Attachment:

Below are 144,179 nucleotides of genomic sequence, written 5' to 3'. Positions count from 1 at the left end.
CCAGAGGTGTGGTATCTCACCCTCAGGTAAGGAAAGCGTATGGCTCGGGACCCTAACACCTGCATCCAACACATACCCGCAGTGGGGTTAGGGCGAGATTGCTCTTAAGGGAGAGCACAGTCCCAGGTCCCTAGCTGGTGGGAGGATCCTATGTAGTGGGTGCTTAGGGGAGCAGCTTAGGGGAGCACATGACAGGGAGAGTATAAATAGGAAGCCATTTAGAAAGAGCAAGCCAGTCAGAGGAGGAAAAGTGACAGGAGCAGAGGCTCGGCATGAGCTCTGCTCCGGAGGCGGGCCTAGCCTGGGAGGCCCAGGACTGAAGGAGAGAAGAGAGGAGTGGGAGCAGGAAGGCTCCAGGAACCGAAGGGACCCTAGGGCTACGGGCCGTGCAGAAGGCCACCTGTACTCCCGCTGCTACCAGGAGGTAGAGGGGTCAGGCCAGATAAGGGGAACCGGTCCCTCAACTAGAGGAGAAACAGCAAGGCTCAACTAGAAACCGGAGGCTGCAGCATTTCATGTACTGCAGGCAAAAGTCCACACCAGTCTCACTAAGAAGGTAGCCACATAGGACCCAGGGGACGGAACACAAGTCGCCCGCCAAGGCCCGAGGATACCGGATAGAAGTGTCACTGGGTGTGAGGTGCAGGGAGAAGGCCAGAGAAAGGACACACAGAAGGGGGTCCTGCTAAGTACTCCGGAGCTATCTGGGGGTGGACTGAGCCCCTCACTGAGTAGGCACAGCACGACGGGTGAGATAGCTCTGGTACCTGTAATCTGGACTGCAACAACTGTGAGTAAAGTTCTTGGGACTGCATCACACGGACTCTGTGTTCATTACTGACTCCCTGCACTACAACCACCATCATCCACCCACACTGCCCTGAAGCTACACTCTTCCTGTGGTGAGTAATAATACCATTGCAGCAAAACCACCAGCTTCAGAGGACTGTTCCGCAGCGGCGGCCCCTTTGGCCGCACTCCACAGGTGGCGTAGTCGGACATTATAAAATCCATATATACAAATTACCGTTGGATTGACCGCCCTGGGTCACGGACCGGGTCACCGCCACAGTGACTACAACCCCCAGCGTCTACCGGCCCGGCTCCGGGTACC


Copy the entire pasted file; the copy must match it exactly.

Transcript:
Below are 144,179 nucleotides of genomic sequence, written 5' to 3'. Positions count from 1 at the left end.
CCAGAGGTGTGGTATCTCACCCTCAGGTAAGGAAAGCGTATGGCTCGGGACCCTAACACCTGCATCCAACACATACCCGCAGTGGGGTTAGGGCGAGATTGCTCTTAAGGGAGAGCACAGTCCCAGGTCCCTAGCTGGTGGGAGGATCCTATGTAGTGGGTGCTTAGGGGAGCAGCTTAGGGGAGCACATGACAGGGAGAGTATAAATAGGAAGCCATTTAGAAAGAGCAAGCCAGTCAGAGGAGGAAAAGTGACAGGAGCAGAGGCTCGGCATGAGCTCTGCTCCGGAGGCGGGCCTAGCCTGGGAGGCCCAGGACTGAAGGAGAGAAGAGAGGAGTGGGAGCAGGAAGGCTCCAGGAACCGAAGGGACCCTAGGGCTACGGGCCGTGCAGAAGGCCACCTGTACTCCCGCTGCTACCAGGAGGTAGAGGGGTCAGGCCAGATAAGGGGAACCGGTCCCTCAACTAGAGGAGAAACAGCAAGGCTCAACTAGAAACCGGAGGCTGCAGCATTTCATGTACTGCAGGCAAAAGTCCACACCAGTCTCACTAAGAAGGTAGCCACATAGGACCCAGGGGACGGAACACAAGTCGCCCGCCAAGGCCCGAGGATACCGGATAGAAGTGTCACTGGGTGTGAGGTGCAGGGAGAAGGCCAGAGAAAGGACACACAGAAGGGGGTCCTGCTAAGTACTCCGGAGCTATCTGGGGGTGGACTGAGCCCCTCACTGAGTAGGCACAGCACGACGGGTGAGATAGCTCTGGTACCTGTAATCTGGACTGCAACAACTGTGAGTAAAGTTCTTGGGACTGCATCACACGGACTCTGTGTTCATTACTGACTCCCTGCACTACAACCACCATCATCCACCCACACTGCCCTGAAGCTACACTCTTCCTGTGGTGAGTAATAATACCATTGCAGCAAAACCACCAGCTTCAGAGGACTGTTCCGCAGCGGCGGCCCCTTTGGCCGCACTCCACAGGTGGCGTAGTCGGACATTATAAAATCCATATATACAAATTACCGTTGGATTGACCGCCCTGGGTCACGGACCGGGTCACCGCCACAGTGACTACAACCCCCAGCGTCTACCGGCCCGGCTCCGGGTACC